--------------


4. (U) Accusations that Caribbean countries had sold
themselves to support Japan's quest to end the ban on whaling
in return for aid (reftel) drew sharp rebukes from Eastern
Caribbean delegates to the IWC, several of whom said that
such disrespect toward the region amounted to racism. An
editorial in the "Grenadian Voice" newspaper argued, however,
that it was Japan that showed a lack of respect for the
Caribbean by forcing it to support Japan's "unlawful
plundering of the seas" in return for aid. St. Vincent Prime
Minister Ralph Gonsalves appeared to confirm this linkage
when, in response to a reporter's question about why his
country supports ending the whaling ban, the PM blurted out,
"The Japanese want us...." Gonsalves caught himself before
finishing the sentence, then offered a more nuanced answer in
keeping with the Caribbean's approved talking points.

--------------
Whales Eat Fish ) We Can Eat Whales
--------------


5. (U) Whales are a threat to local fishing stocks, was one
claim made by the Eastern Caribbean to justify lifting the
whaling moratorium. Another envisions the region taking up
whaling as a means to supplement the local food supply and
decrease its reliance on imports. These far-fetched
assertions come not from countries that have large commercial
fishing industries that could potentially expand into whaling
but from islands that rely upon small, individually owned
fishing boats to bring in the daily catch. Eastern Caribbean

BRIDGETOWN 00001133 002 OF 002


governments lament the minute scale of the fishing industry
and routinely encourage their citizens to maximize the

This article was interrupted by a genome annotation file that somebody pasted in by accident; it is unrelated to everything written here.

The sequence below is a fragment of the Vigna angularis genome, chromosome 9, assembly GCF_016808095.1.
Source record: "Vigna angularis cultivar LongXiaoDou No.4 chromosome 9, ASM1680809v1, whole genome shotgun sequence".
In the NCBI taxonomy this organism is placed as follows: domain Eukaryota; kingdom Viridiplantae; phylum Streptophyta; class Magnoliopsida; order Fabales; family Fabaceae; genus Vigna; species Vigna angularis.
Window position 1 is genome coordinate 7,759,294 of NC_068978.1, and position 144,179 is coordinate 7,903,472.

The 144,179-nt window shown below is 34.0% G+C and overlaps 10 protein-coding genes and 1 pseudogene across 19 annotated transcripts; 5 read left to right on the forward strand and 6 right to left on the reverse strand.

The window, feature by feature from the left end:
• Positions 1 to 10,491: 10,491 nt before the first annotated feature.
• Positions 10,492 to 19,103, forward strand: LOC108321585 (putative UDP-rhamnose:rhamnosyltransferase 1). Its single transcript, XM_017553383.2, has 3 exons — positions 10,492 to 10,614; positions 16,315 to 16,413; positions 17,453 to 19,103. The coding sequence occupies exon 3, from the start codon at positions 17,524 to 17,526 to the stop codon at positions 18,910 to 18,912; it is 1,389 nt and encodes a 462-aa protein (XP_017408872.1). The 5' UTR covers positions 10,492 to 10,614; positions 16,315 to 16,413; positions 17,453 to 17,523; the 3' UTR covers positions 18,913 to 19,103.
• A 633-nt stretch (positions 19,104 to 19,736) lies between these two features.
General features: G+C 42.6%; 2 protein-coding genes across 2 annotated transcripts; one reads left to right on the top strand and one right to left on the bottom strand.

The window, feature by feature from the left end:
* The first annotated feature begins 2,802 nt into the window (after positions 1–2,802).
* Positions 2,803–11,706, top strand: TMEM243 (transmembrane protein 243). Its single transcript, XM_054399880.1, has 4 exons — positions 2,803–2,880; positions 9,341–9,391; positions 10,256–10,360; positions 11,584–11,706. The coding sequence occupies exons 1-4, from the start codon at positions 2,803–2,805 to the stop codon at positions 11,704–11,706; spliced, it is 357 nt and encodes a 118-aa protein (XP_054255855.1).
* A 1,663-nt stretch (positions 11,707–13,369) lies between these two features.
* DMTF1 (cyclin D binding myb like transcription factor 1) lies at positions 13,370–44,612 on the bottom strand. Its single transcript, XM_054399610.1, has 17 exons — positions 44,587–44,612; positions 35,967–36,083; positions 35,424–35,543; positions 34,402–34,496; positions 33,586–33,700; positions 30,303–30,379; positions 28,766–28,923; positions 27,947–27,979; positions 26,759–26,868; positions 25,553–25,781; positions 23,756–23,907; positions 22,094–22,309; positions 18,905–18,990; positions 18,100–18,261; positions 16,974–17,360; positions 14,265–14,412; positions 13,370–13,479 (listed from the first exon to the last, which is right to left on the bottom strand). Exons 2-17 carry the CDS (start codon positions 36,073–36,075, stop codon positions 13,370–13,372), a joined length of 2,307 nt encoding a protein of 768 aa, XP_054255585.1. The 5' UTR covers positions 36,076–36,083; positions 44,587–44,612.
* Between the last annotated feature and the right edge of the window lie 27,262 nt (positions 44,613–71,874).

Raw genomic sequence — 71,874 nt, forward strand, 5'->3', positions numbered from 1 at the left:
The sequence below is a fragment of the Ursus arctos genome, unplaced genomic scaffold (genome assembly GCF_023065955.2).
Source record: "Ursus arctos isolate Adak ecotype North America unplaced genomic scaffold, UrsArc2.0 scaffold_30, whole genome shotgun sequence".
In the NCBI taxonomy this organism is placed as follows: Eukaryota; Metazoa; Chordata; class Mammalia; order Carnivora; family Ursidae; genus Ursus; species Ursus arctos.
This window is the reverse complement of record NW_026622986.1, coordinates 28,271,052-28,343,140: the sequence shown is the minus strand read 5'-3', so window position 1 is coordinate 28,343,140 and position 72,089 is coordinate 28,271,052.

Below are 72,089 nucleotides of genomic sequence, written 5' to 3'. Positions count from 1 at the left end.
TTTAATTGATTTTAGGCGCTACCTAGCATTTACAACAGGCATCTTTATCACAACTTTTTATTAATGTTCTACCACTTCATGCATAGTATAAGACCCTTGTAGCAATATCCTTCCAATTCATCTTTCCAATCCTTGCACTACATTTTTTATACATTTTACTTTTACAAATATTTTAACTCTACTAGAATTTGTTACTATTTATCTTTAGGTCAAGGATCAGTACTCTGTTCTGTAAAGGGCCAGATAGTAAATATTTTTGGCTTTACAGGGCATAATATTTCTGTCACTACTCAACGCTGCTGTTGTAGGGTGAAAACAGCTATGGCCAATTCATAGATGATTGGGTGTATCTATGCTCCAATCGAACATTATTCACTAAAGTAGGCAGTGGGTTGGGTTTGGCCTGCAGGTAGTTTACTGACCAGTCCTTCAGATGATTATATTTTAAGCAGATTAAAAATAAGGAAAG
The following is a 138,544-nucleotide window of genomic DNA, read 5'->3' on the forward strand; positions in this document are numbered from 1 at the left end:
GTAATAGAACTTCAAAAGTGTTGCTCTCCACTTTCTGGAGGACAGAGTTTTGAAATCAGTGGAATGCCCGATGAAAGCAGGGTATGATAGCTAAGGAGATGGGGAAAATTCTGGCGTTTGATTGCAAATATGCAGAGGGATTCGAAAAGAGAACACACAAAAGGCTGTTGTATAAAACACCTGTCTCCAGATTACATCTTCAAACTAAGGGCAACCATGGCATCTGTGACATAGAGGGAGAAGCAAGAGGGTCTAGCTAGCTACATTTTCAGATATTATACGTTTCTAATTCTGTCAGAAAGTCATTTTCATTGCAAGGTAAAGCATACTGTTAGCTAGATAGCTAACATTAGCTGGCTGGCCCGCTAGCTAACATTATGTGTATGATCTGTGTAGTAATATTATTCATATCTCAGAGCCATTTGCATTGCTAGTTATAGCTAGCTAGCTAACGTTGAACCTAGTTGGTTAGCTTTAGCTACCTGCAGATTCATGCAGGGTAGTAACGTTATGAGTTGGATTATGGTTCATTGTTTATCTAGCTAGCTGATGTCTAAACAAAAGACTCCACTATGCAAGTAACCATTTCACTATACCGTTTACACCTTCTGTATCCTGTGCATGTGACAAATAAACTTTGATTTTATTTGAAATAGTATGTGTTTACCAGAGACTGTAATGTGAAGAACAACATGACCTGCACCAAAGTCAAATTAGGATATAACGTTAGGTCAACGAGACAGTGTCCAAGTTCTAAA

economic potential of the sea to no avail. In Dominica, this
includes a Government effort begun in May to better utilize
the often-deserted US$15.12 million fishing complex built by
Japan as part of the extensive aid given, critics believe,
for supporting an end to the whaling ban (reftel).

--------------
Tourism Boycott is Economic Terrorism
--------------


6. (U) "Economic terrorism" is how Eastern Caribbean IWC
delegates described the threat by environmentalists to
promote a tourism boycott of nations that voted to end the
whaling ban. The delegates vowed defiance of this threat,
while tourism sector representatives displayed considerable
unease with the impact such a boycott could have on the
tourism-dependent economies of the Eastern Caribbean. The
Dominica Hotel and Tourism Association called upon the
Government of Dominica to send a clear message and vote to
keep the whaling ban in place, otherwise this small country
that has dubbed itself the "Nature Isle" and markets itself
to eco-tourists could suffer economically.

--------------
Eastern Caribbean Chutzpah
--------------


7. (C/NOFORN) Comment: The rhetoric displayed by Eastern
Caribbean delegates to the IWC was particularly harsh,
defensive, and for those who frequently claim to take
"principled stands," hypocritical. Regional officials may
not have expected their support of Japan's controversial
position on whaling to draw so much negative attention when
they agreed to host the IWC's annual meeting. After being
backed into a corner, the tart-tongued delegates and slightly
more rhetorically nuanced government officials at home
reverted to playing predictable colonialism, racism, and
intolerance cards in an attempt to defend themselves.
Observers from developed countries note that Caribbean
leaders are apt to criticize colonialism but habitually have
their hand out for aid from wealthy countries. The
remarkable level of hypocrisy shown by the Eastern Caribbeans
at the IWC was chutzpah at its worst. End comment.
KRAMER